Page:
Obesity, central adiposity and cardiometabolic risk factors in children and adolescents: A family-based study

O. Ali, D. Cerjak, J. W. Kent, R. James, J. Blangero, Y. Zhang

    Research output: Contribution to journalArticlepeer-review

    65 Scopus citations

    Abstract

    Objective The objective of this study was to assess genetic and phenotypic correlations of obesity-related cardiometabolic risk factors in a family-based cohort. Methods Anthropometric, body composition and biochemical measurements were collected on 999 members of 111 extended Midwestern US families of Northern European origin. Forward stepwise regression was used to identify which of Tanner stage, sex, Tanner stage by sex, body fat mass index, body fat percentage (dual-energy X-ray absorptiometry), visceral fat (VF)/subcutaneous fat (SubQF) (computed tomography scans for adults or magnetic resonance imaging for children), VF, SubQF, body mass index (BMI)% and waist to height ratio most influence homeostasis model assessment (HOMA), high-density lipoprotein cholesterol (HDL-c), plasma triglycerides (TG) and low-density lipoprotein cholesterol (LDL-c). Results In children and adolescents, subcutaneous adiposity was the most significant covariate for HOMA (P < 0.001) and TG (P = 0.001), and BMI percentile for HDL-c (P = 0.002) and LDL-c (P < 0.001). In adults, waist-height ratio (P < 0.001), VF/SubQF ratio (P = 0.001) and BMI (P = 0.02) were most significant for HOMA; VF (P < 0.001) and BMI (P = 0.02) for TG and VF for LDL-c (P = 0.001). Conclusion Subcutaneous adiposity at the waist is a more significant predictor of metabolic syndrome traits in children and adolescents than it is in adults.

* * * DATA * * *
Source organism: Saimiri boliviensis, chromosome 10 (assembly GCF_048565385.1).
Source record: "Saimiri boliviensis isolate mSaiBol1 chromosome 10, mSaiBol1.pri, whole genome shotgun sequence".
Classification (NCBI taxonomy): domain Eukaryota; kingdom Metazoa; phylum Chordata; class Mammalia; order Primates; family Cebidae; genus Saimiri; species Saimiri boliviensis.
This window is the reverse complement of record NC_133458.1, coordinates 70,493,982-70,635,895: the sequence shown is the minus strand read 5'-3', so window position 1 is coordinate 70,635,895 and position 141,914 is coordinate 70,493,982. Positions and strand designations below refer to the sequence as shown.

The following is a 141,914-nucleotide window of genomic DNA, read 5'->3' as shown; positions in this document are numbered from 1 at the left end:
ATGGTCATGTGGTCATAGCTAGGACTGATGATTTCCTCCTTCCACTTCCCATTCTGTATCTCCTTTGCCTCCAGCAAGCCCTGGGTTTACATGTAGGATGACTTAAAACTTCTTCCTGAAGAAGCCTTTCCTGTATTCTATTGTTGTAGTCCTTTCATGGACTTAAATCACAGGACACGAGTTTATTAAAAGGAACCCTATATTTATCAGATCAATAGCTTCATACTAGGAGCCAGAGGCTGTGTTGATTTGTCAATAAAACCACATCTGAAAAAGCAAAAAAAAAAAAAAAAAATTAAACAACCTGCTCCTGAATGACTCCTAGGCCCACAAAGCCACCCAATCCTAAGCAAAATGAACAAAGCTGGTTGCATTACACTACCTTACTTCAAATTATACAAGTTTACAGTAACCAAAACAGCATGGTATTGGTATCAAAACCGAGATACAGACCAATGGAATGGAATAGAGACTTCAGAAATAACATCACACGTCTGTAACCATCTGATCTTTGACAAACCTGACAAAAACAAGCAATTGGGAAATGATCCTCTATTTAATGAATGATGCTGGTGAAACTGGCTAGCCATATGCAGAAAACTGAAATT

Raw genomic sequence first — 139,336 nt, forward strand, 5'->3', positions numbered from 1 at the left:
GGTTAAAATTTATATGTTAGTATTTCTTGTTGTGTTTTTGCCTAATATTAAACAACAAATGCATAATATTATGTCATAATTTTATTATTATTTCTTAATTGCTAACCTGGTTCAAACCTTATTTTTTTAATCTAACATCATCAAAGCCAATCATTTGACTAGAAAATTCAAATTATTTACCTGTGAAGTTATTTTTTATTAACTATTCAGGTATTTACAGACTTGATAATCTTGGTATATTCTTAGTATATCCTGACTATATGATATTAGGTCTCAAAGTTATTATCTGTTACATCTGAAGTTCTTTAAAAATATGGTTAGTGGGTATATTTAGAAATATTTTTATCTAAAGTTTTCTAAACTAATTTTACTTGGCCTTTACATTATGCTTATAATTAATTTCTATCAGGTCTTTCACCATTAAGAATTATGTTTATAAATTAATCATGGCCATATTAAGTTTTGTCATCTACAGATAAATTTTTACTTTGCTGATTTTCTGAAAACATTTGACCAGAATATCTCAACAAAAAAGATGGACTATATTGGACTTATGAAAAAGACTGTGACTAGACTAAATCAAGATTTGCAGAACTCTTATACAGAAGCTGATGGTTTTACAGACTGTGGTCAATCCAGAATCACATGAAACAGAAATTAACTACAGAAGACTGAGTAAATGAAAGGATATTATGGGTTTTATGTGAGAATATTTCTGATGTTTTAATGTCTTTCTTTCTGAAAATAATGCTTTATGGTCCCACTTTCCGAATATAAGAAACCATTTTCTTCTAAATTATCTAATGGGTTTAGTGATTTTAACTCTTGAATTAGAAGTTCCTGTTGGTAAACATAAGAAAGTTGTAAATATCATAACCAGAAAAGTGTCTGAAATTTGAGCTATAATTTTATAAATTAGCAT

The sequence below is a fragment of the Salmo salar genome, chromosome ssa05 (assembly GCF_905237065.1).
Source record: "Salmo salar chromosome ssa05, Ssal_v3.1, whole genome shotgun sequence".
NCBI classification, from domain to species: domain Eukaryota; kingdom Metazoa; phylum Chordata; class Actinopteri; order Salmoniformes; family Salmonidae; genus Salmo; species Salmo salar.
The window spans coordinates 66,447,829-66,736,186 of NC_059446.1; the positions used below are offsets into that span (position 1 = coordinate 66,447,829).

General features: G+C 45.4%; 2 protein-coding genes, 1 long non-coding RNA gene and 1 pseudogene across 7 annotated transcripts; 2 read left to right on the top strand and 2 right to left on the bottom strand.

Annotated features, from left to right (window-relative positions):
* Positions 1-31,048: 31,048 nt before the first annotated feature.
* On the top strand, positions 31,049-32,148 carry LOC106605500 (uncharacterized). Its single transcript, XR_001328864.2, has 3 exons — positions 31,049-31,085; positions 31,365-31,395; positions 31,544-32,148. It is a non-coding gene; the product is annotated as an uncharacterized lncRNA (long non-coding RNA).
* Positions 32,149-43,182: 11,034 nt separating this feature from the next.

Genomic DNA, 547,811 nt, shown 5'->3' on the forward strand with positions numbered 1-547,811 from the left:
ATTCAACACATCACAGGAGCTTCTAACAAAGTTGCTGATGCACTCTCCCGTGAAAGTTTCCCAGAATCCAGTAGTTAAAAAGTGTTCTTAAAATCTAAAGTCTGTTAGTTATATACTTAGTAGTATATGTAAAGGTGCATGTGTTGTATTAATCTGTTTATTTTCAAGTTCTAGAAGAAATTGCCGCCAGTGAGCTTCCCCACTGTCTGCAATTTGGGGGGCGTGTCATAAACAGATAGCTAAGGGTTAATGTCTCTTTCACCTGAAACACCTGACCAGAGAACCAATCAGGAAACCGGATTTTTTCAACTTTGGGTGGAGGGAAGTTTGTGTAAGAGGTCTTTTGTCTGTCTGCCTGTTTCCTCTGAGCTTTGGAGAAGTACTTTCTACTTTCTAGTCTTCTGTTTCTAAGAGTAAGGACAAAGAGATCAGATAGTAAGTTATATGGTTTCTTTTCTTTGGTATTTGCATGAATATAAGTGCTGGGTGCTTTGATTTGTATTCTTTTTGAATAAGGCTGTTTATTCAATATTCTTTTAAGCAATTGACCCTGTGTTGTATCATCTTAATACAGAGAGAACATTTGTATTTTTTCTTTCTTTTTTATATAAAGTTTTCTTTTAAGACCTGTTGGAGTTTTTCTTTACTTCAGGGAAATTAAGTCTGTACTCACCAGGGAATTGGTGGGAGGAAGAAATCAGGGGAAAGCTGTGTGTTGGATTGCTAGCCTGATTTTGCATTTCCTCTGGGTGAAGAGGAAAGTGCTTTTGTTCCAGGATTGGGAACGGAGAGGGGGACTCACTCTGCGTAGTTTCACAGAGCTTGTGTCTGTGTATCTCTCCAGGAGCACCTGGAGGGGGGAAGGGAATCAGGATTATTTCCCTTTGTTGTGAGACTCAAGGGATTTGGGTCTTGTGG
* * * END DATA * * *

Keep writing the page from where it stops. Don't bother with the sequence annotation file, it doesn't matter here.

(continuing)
Original languageEnglish (US)
    Pages (from-to)e58-e62
    JournalPediatric Obesity
    Volume9
    Issue number3
    DOIs
    StatePublished - Jun 2014

    Keywords

    • Adolescent obesity
    • central adiposity
    • dyslipidaemia
    • insulin resistance

    ASJC Scopus subject areas

    • Pediatrics, Perinatology, and Child Health
    • Health Policy
    • Nutrition and Dietetics
    • Public Health, Environmental and Occupational Health

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